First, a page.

Hellephant: Dodge's New 1000-HP Crate Engine Has the Best Name

Sami Haj-Assaad
by Sami Haj-Assaad

Just when you thought the 840-horsepower Dodge Demon was crazy enough, Mopar is going to the next level with this 1,000-horsepower SEMA concept.

This 1968 Dodge Super Charger Concept debuted today at 4:26 pm in honor of the new 426 Hellephant crate engine that was presented alongside it. This concept is actually a customized 1968 Charger that’s been modified to handle the new 1,000-horsepower crate engine. It’s a mix of old and new, featuring a stock T-6060 manual six-speed Dodge Challenger SRT Hellcat transmission, Hellcat wheels, six-piston Brembo brakes and Alfa Romeo Stelvio 5-inch exhaust tips that run through the taillamp housing.

The lights have been modified too, as there are no longer pop-up headlights on this car, but lights borrowed from the SRT Hellcat, while the taillights adopt LEDs.

It’s not all fancy new stuff though, as this Charger features shaved door handles and drip rails while the front door vent windows have been replaced with a one-piece side glass. Finally, Mopar puts a set of 1971 Duster side view mirrors for a more modern look. There’s a lot of custom fiberglass bodywork at play here, letting this old car look sleek and modern. The custom fiberglass front chin splitter is influenced by the Demon, while the custom rear spoiler is inspired by the modern Charger R/T. There are satin-black vinyl decals all over the vehicle, sporting Super Charger badging and Hellephant graphics. The fuel door features a custom-milled Hellephant medallion made out of aluminum.

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The interior has been thoroughly reworked. It doesn’t feature rear passenger seats. Instead, there is a custom 2-inch roll cage back there, but the front seats are thrones borrowed from the outgoing SRT Viper as well as four-point Sabelt black racing harnesses. The steering wheel is also borrowed from the Viper, but you’ll also appreciate that Mopar has removed all references to the snake, the Hellcat or Demon instead using a new Hellephant logo throughout the vehicle. The body-color center console is where you’ll find the ignition button and toggle switches for the headlamps, wipers, fog lights, and hazard lights. There’s a whole bunch of Mopar gauges to supply the driver with important information.

Its a shame this concept isn’t a car we can pick up at the dealership, but that powerplant is within grasp. The 426 Hellephant engine is a crate offering that makes 1,000-horsepower and 950 lb-ft of torque.

“Our enthusiasts crave power and performance and our new ‘Hellephant’ Mopar Crate HEMI engine and kit deliver huge horsepower and torque in a plug-and-play package that is unique in the industry,” said Steve Beahm, FCA North America’s head of Parts & Service and Passenger Car Brands. “The 1968 Dodge Charger is one of the hottest classic cars, which is why we decided to use it as a starting point for the ‘Super Charger’ Concept. It’s an amazing vehicle and a great showcase for our ‘Hellephant’ engine.”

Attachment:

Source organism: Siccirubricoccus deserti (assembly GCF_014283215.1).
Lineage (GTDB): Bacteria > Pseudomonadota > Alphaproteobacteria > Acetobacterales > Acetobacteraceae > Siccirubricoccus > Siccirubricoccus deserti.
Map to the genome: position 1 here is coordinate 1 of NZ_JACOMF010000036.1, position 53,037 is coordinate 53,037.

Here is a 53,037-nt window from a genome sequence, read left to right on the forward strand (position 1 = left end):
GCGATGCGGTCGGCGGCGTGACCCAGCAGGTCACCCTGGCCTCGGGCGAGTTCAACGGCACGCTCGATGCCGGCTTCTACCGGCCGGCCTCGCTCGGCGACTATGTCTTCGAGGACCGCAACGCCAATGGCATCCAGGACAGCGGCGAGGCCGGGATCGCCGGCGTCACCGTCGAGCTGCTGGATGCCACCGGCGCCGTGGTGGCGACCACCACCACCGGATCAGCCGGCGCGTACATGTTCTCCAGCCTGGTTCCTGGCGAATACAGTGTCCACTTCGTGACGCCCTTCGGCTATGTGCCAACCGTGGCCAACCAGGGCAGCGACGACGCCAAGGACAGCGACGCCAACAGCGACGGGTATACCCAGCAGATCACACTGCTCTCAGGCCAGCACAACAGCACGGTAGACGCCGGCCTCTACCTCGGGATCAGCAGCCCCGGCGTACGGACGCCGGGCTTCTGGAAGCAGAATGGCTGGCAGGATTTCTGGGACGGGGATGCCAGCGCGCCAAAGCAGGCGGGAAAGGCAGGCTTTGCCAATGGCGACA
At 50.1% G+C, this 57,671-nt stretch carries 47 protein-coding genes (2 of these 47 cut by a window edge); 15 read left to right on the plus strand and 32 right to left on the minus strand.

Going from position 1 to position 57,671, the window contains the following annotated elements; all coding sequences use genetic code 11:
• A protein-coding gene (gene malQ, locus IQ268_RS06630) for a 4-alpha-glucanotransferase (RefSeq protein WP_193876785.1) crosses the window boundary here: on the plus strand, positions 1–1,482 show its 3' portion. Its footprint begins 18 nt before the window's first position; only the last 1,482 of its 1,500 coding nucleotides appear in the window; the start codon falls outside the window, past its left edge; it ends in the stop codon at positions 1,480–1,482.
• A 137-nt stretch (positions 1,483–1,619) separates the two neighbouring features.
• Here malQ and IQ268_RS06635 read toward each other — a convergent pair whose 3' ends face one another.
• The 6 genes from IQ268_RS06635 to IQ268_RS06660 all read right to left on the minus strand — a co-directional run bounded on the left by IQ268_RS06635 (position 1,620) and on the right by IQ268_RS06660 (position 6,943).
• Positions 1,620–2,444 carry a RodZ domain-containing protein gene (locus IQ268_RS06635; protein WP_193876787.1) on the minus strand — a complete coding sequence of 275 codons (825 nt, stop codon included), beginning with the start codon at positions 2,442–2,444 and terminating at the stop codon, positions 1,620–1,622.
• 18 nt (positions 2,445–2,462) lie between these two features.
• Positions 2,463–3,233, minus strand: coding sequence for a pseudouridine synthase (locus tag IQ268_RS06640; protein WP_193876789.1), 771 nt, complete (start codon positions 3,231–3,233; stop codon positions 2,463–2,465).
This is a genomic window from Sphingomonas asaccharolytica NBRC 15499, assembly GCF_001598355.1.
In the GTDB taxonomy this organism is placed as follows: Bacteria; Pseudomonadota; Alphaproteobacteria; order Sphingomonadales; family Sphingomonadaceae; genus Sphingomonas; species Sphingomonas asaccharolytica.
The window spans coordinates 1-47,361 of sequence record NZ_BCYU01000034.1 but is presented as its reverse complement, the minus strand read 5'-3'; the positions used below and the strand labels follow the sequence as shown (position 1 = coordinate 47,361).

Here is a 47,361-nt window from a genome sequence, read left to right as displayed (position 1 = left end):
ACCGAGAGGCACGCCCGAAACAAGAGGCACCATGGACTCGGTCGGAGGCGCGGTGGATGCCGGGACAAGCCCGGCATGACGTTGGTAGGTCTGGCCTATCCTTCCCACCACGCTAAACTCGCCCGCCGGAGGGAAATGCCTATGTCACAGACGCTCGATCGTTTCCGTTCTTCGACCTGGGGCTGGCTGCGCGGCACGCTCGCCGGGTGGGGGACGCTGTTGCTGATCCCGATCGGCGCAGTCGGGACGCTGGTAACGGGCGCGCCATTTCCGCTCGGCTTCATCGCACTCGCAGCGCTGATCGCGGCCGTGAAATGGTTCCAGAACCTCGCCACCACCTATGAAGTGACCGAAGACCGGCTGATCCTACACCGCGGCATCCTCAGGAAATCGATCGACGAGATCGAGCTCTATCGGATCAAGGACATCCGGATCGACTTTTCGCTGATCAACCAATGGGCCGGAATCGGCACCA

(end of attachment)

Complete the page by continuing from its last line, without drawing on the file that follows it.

The Hellephant features 4.0 inches of stroke while the bore is spec’d at 4.125 inches. It also features a supercharger mounted right on the all aluminum block.

The complete engine assembly includes a water pump, flywheel, front sump oil pan, supercharger with a throttle body, fuel injectors, and coil packs. The engine assembly and kit are designed for installation on pre-1976 street and off-road vehicles that will surely excite car builders and installers.

Mopar will also offer a front-end accessory drive kit that includes an alternator, power-steering pump, belts, and pulleys.

What makes the Hellephant do its thing? Well, the all-aluminum block was used in Mopar Dodge Challenger Drag Pak race vehicles, which are dominant in the 2018 NHRA Factory Stock Showdown class. There are also plenty of items in this engine that are also found on the Dodge Challenger SRT Hellcat, like the valve covers. The Dodge Demon contributed valve train, valves, locks, and retainers. Of course, there are bespoke components too, like a special high-lift cam, as well as custom-forged pistons.

You might call it excessive, but the customizers and hotrodders out there will love Mopar’s latest offering. It should be available in the first quarter of 2019.

Sami Haj-Assaad
Sami Haj-Assaad

Sami has an unquenchable thirst for car knowledge and has been at AutoGuide for the past six years. He has a degree in journalism and media studies from the University of Guelph-Humber in Toronto and has won multiple journalism awards from the Automotive Journalist Association of Canada. Sami is also on the jury for the World Car Awards.

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